Digg-Like Voting App for Wii

I haven't tried it out yet, but Nintendo has introduced an downloadable app called Everyone Votes, which seems at least partially Digg-inspired. There's a number of interesting things about this for user experience and/or Nintendo geeks.

The odd yet wonderfully Nintendo-esque thing about all of this is that the topics appear to be total nonsense, or at least completely trivial. The questions are in the flavor of "Do you like Dogs or Cats?" or "Which Century would you prefer to live in?" We're not solving world problems here, at least not directly.

The other interesting thing is that most Wii UI tends to be in the Aqua style, which is a white and sky blue color palette, with round rects and buttons with reflections. Everybody Votes, though, appears to adopt some distinctly Leopard-esque elements, such as black buttons.

The other thing I really like about this is that the voting takes place by dropping your Mii character onto the desired selection. A lot more fun than clicking a checkbox.

(found at Go Nintendo)
Design Element
Digg-Like Voting App for Wii
Posted Feb 14, 2007 — 8 comments below


lone — Feb 14, 07 3566

I always thought of the Wii as adopting the "Dashboard" variant of Aqua, which uses gradients rather than stripes and favors a more varied color palette than just white/gray and metal.

lone — Feb 14, 07 3567

(PS: Yep, the same overall tone that is used in the iPhone UI, by the way.)

Marco Masser — Feb 14, 07 3568

I find it very interesting (for as long as I own a Wii, which is for as long as Dec. 8), that there are quite a few different channels on the Wii, the settings and the Wii Sports and Wii Play games that are all designed by Nintendo. There seems to be a concept behind all the different design styles, but they simply don't match exactly. When you look on the News channel or Weather channel, they are somewhat connected to the main settings (speaking of button design and that stuff) but they don't look the same. In the beginning, I was a bit annoyed because I thought they just couldn't manage to create a unified look. As time passes, I come to think that Nintendo tries to make the channels distinctable by simply seeing the design, not by reading what's on the buttons and in the text fields. Additionally, by not making every screen look alike, there's less boredom in using the Wii, it becomes more fun.
Now comes the interesting thing: Isn't all that somewhat connected to the intentions behind Disco, Cha-Ching and some interfaces that use CoreAnimation (the few I've seen...)? Make everything be a bit new, a bit exciting to use, a bit different, but still make it look so it fits in the whole design? I do think so and that's funny because Nintendo as a single company and the community of people who develop for Mac OSX (and Apple themselves) seem to come to pretty much the same results in terms of designing interfaces.

Richard Neal — Feb 14, 07 3569

The thing about that, Marco, is that with the Wii, you're only looking at one interface at once, while on the Mac you may be running Disco, Cha-Ching, Finder, and iTunes all at once.

Marco Masser — Feb 14, 07 3570

Richard, I don't seem to get your point. Yes, on the Wii you only see one application at a time, on Mac OSX you see a lot of applications at any time. As you mention it, Apple themselves are "experts" in look-inconsistency. Undoubtedly, Safari, Mail and iTunes are some of the most used programs on every Mac out there, but they don't look the same. They are quite the same to use, but they are all a bit different in terms of design (here, design == the way the look). And they are on the same screen oftentimes.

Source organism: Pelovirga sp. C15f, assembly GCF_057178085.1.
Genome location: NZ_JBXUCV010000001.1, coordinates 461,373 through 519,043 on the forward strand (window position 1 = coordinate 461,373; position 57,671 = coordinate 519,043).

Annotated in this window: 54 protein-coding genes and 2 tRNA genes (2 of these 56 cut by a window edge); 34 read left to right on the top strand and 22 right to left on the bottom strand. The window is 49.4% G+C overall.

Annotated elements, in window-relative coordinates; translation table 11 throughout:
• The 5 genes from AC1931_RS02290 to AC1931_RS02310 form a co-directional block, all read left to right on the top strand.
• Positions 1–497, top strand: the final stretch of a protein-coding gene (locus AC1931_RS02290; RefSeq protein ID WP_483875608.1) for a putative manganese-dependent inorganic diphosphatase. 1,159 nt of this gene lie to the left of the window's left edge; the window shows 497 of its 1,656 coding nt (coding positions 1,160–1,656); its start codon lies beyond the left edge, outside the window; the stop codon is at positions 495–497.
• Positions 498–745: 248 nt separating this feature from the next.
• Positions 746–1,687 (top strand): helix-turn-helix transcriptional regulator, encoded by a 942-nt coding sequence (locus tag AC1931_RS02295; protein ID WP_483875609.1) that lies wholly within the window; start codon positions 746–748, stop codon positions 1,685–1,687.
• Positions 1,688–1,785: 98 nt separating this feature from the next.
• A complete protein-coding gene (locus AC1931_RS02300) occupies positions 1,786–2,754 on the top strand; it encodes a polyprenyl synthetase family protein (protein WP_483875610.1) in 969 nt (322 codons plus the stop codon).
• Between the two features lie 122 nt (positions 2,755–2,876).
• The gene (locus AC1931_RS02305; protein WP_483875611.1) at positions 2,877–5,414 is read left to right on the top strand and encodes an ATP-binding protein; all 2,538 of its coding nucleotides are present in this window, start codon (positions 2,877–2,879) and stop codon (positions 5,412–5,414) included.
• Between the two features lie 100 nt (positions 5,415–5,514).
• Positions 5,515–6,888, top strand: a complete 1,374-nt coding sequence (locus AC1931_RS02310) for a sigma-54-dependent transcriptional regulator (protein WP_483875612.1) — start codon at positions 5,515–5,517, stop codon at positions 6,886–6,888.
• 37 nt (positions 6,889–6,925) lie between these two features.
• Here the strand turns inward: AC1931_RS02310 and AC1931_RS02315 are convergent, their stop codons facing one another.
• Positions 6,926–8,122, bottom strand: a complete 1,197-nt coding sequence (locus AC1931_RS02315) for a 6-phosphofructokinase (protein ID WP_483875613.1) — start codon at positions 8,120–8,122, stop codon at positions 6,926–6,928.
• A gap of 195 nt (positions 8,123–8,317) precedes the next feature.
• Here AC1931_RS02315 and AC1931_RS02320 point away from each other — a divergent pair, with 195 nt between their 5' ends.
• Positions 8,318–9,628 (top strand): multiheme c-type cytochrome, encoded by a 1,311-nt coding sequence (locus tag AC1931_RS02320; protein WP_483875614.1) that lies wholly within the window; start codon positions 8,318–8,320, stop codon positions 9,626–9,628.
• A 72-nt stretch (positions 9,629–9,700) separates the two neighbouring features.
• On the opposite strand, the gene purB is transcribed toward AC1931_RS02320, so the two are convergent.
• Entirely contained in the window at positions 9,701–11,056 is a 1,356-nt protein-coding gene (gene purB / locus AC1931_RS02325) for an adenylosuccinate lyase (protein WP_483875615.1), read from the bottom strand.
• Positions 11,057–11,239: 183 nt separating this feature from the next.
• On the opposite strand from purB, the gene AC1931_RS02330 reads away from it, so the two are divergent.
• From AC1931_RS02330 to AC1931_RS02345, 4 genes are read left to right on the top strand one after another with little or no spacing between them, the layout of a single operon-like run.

Still, the way of making every application look a bit different and all that lets you recognise it a bit better when looking at a random screenshot of a Mac or a Wii.
But imho, it doesn't really matter if there is more than one application on the screen or not (the Disco developers probably didn't design that interface and think it will be used throughout the OSX). The point is still the same.

BTW: how do I leave the URL field in the comments form empty? Just leaving it or entering a space doesn't seem to work...

Pete — Feb 14, 07 3571

Apple have perfectly valid reasons for having its applications look different -- it makes them *much* easier to distinguish when using Exposť. Consistency is also about behaviour, not just how things look (i.e. so long as a button looks like a button and acts like all other buttons, it doesn't really matter if it looks slightly different from a button in another app).

Scott Stevenson — Feb 14, 07 3572 Scotty the Leopard

how do I leave the URL field in the comments form empty? Just leaving it or entering a space doesn't seem to work

You have to provide either an email address or your site url. You can leave out either one but not both.

Rafael — Feb 16, 07 3585

Yeah, I used the UNO workaround for several weeks, so all of my applications looked the same way. While working with one interface design I realized that it's easier to have "a lot" of different themes, so I could better recognize the running apps. It is very useful that Firefox, Vienna, Mail and other apps which I use at an everyday basis look different. It makes things a lot easier!

It wouldn't be so nice if Apple would introduce one design in Leopard, but these are just my personal 2 cents.


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